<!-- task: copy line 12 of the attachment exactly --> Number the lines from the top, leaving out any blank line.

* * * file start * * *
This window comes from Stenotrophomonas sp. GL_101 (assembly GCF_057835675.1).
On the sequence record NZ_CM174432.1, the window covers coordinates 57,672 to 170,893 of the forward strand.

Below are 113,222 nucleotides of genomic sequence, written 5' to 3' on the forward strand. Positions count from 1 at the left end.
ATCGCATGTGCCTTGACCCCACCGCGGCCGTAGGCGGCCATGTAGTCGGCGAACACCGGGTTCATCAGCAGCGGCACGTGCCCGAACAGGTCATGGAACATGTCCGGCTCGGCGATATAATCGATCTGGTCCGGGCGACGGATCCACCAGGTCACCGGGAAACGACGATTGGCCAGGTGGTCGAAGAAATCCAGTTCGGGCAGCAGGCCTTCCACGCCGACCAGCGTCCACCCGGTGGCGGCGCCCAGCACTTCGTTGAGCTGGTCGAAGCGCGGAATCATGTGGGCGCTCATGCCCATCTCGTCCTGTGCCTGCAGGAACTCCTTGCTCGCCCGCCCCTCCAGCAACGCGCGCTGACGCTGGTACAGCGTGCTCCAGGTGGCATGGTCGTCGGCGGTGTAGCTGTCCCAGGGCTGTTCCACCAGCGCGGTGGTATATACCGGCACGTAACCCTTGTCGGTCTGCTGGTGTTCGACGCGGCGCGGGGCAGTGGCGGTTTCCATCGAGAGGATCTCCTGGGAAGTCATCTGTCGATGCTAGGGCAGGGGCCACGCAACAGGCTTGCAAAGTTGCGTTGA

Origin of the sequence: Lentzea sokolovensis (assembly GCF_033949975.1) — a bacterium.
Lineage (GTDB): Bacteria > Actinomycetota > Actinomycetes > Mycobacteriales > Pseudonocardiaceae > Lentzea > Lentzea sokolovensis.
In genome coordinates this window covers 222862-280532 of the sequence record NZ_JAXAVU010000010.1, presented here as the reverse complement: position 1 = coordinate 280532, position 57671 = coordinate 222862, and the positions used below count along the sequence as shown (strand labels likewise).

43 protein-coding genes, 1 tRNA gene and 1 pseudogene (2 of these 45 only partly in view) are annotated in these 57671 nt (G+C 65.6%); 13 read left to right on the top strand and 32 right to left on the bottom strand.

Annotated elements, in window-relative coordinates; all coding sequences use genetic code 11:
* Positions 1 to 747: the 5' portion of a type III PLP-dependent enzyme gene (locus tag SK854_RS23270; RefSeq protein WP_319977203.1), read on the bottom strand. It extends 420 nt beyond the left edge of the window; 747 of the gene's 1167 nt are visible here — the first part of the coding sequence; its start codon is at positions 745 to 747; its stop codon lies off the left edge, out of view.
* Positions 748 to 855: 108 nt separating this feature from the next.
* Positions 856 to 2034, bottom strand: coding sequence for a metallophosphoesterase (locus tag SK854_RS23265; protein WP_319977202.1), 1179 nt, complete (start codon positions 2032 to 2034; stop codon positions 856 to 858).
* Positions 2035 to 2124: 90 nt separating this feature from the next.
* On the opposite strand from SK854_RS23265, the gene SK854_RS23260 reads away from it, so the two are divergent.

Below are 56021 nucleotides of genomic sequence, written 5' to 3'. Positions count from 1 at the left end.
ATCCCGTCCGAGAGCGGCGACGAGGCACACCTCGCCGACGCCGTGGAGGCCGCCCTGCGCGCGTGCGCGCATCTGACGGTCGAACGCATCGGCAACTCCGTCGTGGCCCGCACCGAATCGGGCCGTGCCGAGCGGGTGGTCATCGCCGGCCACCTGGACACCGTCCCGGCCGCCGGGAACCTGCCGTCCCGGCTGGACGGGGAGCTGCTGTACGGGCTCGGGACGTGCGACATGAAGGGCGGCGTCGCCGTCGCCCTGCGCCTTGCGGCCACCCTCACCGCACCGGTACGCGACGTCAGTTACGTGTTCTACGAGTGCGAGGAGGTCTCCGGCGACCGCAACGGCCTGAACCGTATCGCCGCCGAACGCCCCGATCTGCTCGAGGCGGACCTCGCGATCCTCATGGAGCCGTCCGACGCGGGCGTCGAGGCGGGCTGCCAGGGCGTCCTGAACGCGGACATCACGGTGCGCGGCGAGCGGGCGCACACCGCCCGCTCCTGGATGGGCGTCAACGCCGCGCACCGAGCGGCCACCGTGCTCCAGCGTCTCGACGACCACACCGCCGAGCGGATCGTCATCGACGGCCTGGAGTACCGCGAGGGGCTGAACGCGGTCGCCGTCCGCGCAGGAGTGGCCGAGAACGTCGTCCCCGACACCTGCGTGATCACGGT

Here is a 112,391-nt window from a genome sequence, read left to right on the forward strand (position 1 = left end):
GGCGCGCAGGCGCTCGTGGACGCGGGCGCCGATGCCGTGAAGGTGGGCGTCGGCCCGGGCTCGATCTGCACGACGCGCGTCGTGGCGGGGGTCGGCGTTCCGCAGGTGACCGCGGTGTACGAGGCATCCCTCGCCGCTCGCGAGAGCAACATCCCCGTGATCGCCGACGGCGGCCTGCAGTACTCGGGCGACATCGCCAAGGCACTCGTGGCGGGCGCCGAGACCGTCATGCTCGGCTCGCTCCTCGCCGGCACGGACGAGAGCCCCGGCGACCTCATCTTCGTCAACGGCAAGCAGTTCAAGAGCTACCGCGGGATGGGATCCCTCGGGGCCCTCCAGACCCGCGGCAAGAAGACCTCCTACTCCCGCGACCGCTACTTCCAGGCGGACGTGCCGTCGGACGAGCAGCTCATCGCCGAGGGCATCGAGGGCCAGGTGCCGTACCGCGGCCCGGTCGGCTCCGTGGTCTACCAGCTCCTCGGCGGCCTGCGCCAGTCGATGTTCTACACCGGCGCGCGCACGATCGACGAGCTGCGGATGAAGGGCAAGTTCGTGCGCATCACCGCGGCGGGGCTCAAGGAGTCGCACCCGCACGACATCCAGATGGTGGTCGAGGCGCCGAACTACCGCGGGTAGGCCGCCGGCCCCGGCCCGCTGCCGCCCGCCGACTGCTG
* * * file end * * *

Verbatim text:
* Positions 856 to 2034, bottom strand: coding sequence for a metallophosphoesterase (locus tag SK854_RS23265; protein WP_319977202.1), 1179 nt, complete (start codon positions 2032 to 2034; stop codon positions 856 to 858).